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Dindi Expecting Snow
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Reading in order the poems in Kenneth Pobo's Dindi Expecting Snow is like piecing together the puzzled, complicated life of a young person from her humble origins in Michigan's Upper Peninsula to her emerging realization into an Everywoman. Out-of-place Dindi, introspective, faintly disturbing and, at times, downright funny, mirrors the conflicted American that is housed, in part, within each of us today. Pobo's poetic sequence offers a life that may well be the unspoken drama for many at the beginnings of this twenty-first century.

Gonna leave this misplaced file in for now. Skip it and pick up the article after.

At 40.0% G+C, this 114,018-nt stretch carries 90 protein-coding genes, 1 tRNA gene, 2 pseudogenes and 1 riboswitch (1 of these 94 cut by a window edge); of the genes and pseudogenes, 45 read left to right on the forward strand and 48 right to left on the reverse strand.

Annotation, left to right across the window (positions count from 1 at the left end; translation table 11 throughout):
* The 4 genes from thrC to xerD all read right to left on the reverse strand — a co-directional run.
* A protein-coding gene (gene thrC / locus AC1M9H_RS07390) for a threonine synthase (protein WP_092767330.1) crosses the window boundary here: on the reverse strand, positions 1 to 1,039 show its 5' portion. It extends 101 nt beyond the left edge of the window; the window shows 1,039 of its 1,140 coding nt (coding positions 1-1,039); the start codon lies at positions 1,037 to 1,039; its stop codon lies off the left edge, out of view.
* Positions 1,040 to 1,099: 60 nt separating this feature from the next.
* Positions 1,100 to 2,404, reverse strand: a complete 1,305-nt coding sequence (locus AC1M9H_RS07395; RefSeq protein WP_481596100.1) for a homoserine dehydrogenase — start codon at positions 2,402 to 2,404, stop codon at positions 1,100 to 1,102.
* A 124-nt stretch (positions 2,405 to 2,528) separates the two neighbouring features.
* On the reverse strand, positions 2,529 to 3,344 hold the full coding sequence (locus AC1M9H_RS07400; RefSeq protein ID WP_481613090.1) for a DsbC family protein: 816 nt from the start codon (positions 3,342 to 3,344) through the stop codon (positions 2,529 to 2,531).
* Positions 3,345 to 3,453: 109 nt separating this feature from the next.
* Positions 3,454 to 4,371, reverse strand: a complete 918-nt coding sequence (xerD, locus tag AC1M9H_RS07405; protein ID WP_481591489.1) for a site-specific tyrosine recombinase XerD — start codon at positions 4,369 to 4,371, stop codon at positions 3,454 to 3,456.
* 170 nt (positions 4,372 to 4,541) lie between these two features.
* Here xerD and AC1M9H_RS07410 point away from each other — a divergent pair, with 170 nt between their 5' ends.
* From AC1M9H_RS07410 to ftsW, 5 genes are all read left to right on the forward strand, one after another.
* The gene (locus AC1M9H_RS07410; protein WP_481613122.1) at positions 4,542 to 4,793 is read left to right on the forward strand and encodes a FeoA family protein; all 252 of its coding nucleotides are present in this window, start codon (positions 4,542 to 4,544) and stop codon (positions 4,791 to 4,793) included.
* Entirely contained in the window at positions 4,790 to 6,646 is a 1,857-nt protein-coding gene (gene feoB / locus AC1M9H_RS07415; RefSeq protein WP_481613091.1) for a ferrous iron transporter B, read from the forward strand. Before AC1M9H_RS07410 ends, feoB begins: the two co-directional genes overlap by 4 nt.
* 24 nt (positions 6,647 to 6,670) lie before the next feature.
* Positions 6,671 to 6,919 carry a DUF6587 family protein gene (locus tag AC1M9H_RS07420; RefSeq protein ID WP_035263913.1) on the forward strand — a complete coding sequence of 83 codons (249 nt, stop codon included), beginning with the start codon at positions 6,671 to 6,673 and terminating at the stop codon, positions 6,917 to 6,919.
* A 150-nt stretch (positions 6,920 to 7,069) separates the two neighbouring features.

Reading Sunday (Bight Hill Press, 2018)
Ken Pobo is a tender writer. With careful language, he has urged into existence Dindi, made genuine by the inclusion of her family, penchants, exploits, and full interior life. That these poems sprang from a singular fascination with a Portuguese word (pronounced “Jin-jee” in English) in Tom Jobim’s bossa nova standard, is remarkable.
House of McQueen (Four Way Books, 2016)
Kenneth Pobo was born in 1954 and grew up in Villa Park, Illinois. He teaches creative writing and English at Widener University in Pennsylvania. He and his husband like to garden and collect vinyl records from the fifties through the seventies. He wrote his first poem at age fifteen, inspired by “Crystal Blue Persuasion” by Tommy James and the Shondells. His most recent books are Loplop in a Red City (2017), Booking Rooms in the Kuiper Belt (2015), and Bend of Quiet (2015). His work has appeared in Hawaii Review, Mudfish, Two Thirds North, Nimrod, Atlanta Review, and elsewhere.
Revised: August 22, 2019
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